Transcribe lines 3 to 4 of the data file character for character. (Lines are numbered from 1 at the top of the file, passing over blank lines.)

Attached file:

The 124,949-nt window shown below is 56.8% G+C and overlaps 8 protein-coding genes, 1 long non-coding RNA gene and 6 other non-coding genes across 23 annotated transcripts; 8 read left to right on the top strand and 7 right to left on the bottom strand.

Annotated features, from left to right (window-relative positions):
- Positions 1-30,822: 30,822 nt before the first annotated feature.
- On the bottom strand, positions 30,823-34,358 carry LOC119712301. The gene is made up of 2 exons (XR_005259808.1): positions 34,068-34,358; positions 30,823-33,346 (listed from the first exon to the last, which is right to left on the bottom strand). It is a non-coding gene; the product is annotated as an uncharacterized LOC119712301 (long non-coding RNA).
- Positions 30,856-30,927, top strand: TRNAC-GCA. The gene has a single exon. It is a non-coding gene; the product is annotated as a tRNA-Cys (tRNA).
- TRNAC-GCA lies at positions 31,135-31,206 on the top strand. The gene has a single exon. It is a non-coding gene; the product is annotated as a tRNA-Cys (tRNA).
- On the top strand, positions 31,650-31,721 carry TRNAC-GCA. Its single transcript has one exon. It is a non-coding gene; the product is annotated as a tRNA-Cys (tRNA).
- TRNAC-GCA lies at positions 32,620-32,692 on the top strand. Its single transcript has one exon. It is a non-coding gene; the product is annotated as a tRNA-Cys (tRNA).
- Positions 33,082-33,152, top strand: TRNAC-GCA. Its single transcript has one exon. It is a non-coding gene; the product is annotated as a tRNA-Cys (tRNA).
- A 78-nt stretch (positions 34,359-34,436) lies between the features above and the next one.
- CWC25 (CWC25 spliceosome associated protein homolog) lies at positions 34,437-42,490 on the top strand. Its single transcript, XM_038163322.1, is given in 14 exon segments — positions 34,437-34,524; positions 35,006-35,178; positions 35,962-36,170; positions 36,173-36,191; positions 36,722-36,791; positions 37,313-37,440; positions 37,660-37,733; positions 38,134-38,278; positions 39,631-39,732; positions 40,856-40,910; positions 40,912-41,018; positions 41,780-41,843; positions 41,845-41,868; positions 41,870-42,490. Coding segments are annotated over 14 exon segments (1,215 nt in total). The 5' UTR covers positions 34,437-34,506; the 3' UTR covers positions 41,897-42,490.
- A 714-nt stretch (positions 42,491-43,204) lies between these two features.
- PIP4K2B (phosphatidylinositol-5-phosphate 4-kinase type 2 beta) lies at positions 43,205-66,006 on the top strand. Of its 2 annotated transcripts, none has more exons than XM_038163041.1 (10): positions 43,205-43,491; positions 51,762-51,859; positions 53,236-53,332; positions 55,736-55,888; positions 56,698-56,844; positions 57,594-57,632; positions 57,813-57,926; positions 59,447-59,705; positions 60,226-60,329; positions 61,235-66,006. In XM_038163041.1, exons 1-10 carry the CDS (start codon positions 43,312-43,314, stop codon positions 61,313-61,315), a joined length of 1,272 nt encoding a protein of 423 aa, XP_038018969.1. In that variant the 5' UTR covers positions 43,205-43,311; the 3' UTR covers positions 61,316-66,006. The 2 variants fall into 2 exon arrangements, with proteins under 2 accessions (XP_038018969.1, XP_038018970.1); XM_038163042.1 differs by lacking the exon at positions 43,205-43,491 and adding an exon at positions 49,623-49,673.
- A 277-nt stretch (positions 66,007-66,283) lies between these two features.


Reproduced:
- Positions 1-30,822: 30,822 nt before the first annotated feature.
- On the bottom strand, positions 30,823-34,358 carry LOC119712301. The gene is made up of 2 exons (XR_005259808.1): positions 34,068-34,358; positions 30,823-33,346 (listed from the first exon to the last, which is right to left on the bottom strand). It is a non-coding gene; the product is annotated as an uncharacterized LOC119712301 (long non-coding RNA).